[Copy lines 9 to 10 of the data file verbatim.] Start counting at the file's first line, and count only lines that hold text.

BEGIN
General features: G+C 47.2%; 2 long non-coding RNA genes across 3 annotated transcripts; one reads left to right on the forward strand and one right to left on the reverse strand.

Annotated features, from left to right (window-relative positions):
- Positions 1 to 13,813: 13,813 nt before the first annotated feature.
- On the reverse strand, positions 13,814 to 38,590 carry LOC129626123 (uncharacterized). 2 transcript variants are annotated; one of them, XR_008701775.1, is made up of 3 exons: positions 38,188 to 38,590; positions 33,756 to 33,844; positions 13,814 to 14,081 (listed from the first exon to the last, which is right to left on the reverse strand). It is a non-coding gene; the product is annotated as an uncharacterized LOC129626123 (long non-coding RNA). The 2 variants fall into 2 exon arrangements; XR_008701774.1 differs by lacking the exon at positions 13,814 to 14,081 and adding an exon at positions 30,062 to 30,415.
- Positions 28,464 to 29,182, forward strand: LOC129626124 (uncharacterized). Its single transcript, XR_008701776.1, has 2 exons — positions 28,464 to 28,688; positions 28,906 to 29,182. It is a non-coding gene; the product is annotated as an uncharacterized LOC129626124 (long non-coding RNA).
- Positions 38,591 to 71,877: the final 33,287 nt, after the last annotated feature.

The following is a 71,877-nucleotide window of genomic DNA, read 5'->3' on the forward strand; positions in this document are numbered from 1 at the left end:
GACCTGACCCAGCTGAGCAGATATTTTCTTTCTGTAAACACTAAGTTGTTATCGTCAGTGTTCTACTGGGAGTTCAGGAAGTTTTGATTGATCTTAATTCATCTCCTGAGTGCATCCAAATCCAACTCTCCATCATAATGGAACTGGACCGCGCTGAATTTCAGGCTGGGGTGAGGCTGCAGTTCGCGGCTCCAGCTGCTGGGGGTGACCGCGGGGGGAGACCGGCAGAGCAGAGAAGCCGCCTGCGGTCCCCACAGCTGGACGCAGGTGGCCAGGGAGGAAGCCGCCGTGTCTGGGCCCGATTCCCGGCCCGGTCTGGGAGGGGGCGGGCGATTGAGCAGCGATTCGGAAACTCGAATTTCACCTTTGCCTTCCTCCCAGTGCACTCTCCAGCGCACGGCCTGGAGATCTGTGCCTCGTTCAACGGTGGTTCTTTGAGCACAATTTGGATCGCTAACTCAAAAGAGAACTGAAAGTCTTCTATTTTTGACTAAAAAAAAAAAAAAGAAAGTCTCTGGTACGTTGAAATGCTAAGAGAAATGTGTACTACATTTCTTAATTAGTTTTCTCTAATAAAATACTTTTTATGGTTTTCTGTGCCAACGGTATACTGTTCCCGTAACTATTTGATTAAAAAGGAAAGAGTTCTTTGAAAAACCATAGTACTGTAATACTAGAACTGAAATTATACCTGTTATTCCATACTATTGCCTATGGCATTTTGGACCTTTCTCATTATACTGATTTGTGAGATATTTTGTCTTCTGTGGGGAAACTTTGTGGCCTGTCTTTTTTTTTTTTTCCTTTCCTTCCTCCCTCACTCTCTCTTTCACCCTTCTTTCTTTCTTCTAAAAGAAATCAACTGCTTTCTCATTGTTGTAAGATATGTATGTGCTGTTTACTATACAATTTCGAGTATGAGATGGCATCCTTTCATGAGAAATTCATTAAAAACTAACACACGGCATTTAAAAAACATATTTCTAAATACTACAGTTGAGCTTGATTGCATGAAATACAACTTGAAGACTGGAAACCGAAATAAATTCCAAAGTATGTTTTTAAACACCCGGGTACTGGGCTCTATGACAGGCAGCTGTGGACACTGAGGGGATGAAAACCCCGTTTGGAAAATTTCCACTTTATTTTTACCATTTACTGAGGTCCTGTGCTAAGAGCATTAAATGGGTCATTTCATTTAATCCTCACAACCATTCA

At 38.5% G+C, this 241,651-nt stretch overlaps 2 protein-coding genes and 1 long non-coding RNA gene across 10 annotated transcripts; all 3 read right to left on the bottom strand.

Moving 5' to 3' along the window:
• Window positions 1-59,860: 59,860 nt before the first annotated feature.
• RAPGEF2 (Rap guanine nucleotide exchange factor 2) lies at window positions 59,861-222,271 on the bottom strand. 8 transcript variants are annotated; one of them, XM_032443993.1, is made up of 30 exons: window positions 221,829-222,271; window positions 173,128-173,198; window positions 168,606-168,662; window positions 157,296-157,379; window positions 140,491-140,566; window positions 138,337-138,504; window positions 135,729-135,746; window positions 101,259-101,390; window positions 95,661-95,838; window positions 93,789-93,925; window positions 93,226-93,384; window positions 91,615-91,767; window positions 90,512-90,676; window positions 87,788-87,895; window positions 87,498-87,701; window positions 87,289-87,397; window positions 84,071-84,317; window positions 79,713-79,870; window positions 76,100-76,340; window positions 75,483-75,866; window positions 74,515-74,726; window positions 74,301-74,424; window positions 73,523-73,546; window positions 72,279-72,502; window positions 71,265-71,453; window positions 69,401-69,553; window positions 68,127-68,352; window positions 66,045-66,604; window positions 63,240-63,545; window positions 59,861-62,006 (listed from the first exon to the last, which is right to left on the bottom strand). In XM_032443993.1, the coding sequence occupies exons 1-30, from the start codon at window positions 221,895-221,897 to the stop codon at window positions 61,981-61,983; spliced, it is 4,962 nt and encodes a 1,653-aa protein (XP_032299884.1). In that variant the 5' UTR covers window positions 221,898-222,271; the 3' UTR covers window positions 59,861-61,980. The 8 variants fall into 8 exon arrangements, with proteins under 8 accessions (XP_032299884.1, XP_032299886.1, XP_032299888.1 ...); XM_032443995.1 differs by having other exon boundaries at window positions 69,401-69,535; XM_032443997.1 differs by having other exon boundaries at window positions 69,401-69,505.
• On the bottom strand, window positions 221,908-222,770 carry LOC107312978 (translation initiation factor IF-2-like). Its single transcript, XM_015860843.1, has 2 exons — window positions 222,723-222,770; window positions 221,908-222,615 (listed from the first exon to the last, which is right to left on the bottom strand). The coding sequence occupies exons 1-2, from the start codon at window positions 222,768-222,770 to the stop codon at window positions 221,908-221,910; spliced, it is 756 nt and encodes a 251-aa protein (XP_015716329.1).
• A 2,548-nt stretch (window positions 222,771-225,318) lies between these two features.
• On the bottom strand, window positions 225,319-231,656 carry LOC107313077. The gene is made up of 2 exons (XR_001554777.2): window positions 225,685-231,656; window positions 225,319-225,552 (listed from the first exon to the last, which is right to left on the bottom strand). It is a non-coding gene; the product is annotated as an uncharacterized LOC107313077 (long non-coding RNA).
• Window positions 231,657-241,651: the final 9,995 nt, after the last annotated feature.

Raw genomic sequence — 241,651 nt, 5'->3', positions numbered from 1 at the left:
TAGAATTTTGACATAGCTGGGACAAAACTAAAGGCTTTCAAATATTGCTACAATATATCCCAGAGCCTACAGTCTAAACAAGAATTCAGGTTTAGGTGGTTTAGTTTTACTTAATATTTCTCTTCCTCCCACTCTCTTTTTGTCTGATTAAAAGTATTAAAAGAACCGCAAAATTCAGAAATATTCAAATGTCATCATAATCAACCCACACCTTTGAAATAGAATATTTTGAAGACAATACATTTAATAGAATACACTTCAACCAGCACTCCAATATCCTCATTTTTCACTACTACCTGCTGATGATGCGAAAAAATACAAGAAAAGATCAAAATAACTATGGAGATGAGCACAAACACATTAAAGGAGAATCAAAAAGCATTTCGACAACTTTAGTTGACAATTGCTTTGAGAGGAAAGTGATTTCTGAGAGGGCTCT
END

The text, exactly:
At 38.5% G+C, this 241,651-nt stretch overlaps 2 protein-coding genes and 1 long non-coding RNA gene across 10 annotated transcripts; all 3 read right to left on the bottom strand.

Moving 5' to 3' along the window: